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BOP Potentially Liable for Valley Fever Outbreak at Privately-run California Prison

by Lonnie Burton

On May 20, 2016, the U.S. Court of Appeals for the Ninth Circuit reinstated lawsuits filed by two federal prisoners who had sued the government and two prison contractors for failing to protect them from “valley fever,” an infectious disease, at a privately-run federal prison.

The Taft Correctional Institution is located in Kern County in central California. Although Taft is owned by the federal Bureau of Prisons (BOP), its day-to-day operations are contracted out to a private prison company. Until 2007, Taft was run by the GEO Group, and since that time it has been operated by Management and Training Corp. (MTC). Taft was built in the San Joaquin Valley, where the soil is infested by coccidioidomycosis, commonly known as “cocci” – a fungus that when inhaled can cause a flu-like illness or pneumonia and is sometimes fatal.

In 2003, the number of prisoners at Taft infected with valley fever reached epidemic levels. The warden admitted there were “more cases of diagnosed valley fever at Taft than in all other federal prisons combined.”

In response to the outbreak, the BOP and the Centers for Disease Control initially developed a plan that included prevention protocols, but then quickly abandoned that effort and focused exclusively on diagnosis and treatment of the disease.

Gregory Edison was sentenced to 198 months in prison in 2005 and was sent by the BOP to Taft. Richard Nuwintore was sentenced to 14 months in 2011 and also was assigned to Taft. Both men are black, and both were diagnosed with valley fever soon after arriving at the prison; blacks and Filipinos are especially susceptible to contracting the disease.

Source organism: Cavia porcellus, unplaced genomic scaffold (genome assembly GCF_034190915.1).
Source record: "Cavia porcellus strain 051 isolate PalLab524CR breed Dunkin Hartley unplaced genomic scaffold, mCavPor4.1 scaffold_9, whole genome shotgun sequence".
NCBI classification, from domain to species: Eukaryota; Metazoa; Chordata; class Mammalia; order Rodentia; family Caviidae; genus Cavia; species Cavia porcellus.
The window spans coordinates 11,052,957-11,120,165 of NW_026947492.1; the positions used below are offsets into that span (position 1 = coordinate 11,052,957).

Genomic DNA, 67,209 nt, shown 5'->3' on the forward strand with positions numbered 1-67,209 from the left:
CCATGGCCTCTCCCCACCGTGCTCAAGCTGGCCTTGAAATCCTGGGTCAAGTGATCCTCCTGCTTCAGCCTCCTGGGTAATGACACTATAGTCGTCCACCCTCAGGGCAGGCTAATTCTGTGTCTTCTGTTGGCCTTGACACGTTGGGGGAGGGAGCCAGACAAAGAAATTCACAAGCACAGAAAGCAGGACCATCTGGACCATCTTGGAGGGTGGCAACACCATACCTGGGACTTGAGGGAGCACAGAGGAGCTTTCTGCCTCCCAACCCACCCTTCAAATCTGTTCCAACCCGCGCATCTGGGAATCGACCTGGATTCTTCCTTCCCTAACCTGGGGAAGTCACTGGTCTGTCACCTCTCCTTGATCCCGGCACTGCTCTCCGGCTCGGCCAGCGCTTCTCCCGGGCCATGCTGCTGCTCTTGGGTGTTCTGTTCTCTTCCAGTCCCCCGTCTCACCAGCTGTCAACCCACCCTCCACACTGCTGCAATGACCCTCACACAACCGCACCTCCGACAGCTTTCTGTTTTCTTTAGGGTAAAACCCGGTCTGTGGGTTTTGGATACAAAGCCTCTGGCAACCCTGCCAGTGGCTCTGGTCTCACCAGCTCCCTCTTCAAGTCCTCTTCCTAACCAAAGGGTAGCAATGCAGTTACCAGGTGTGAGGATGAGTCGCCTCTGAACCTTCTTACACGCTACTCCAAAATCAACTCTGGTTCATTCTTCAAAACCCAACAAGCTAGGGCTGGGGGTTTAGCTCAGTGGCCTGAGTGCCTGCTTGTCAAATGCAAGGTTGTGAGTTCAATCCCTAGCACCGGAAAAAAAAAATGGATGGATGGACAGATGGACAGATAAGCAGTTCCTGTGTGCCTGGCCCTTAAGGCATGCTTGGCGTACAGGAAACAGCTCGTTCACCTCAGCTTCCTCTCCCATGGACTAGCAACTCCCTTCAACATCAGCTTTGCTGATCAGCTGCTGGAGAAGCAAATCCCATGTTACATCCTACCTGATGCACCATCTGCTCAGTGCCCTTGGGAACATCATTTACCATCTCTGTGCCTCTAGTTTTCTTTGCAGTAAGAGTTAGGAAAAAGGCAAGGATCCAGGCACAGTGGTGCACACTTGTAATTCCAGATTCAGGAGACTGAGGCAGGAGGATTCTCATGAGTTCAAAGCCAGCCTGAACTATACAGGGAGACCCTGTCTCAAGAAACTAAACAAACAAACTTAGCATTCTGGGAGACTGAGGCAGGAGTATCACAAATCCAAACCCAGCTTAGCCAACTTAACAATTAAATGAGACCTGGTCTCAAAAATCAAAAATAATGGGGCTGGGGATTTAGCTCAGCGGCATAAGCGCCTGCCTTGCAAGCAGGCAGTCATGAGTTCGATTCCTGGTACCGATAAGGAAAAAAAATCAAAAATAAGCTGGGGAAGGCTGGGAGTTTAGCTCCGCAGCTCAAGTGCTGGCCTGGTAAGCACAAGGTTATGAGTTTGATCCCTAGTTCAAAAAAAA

Edison and Nuwintore filed separate lawsuits against the BOP, as well as GEO Group and MTC, alleging that the government failed to warn them about valley fever and give them an opportunity to request a transfer elsewhere. They raised claims under the Federal Tort Claims Act (FTCA), arguing that the BOP failed to protect them from a known harm that it failed to prevent.

Federal prison officials moved to dismiss the suit, claiming they could not be held liable for torts committed by the BOP’s private contractors under an exception to the FTCA. The district court agreed and dismissed the case, and the plaintiffs appealed.

In a 3-0 ruling, the Ninth Circuit reversed and reinstated the lawsuits. The panel found that the BOP owed a duty of care to Nuwintore and Edison under California law, and that the government’s duty was underscored by the special relationship California recognizes between prison officials and prisoners.

As for the BOP’s argument that it was not involved in the daily operations of Taft and therefore immune from suit under the FTCA, the appellate court disagreed. Private contractors such as GEO and MTC “have no power to assign prisoners or to protect any prisoners housed outside of Taft,” the Ninth Circuit wrote. “Cocci is a classic example of a hidden danger, and the United States had a duty to warn Plaintiffs about it.”

The Court of Appeals held that the FTCA’s independent contractor exception did not apply in this case because the BOP had a duty to warn prisoners prior to transferring them to Taft, based on the known hazards of valley fever.

The Court also found that as the BOP had an additional duty to develop and implement an adequate prevention policy for valley fever infections yet failed to do so, the FTCA did not bar the district court from exercising jurisdiction over the plaintiffs’ claims.

“In each of these cases,” the Ninth Circuit concluded, “the district court’s dismissal of Plaintiffs’ complaints under the independent contractor exception to the FTCA is reversed to the extent dismissal is inconsistent with this opinion, and these cases are remanded to the district court for further proceedings.” See: Edison v. United States, 822 F.3d 510 (9th Cir. 2016). The lawsuits remain pending on remand.

PLN has reported extensively on problems involving valley fever infections among prisoners in California and Arizona, primarily in state facilities. [See: PLN, July 2016, p.32; June 2015, p.46; July 2013, p.28; June 2008, p.22]. 

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Related legal case

Edison v. United States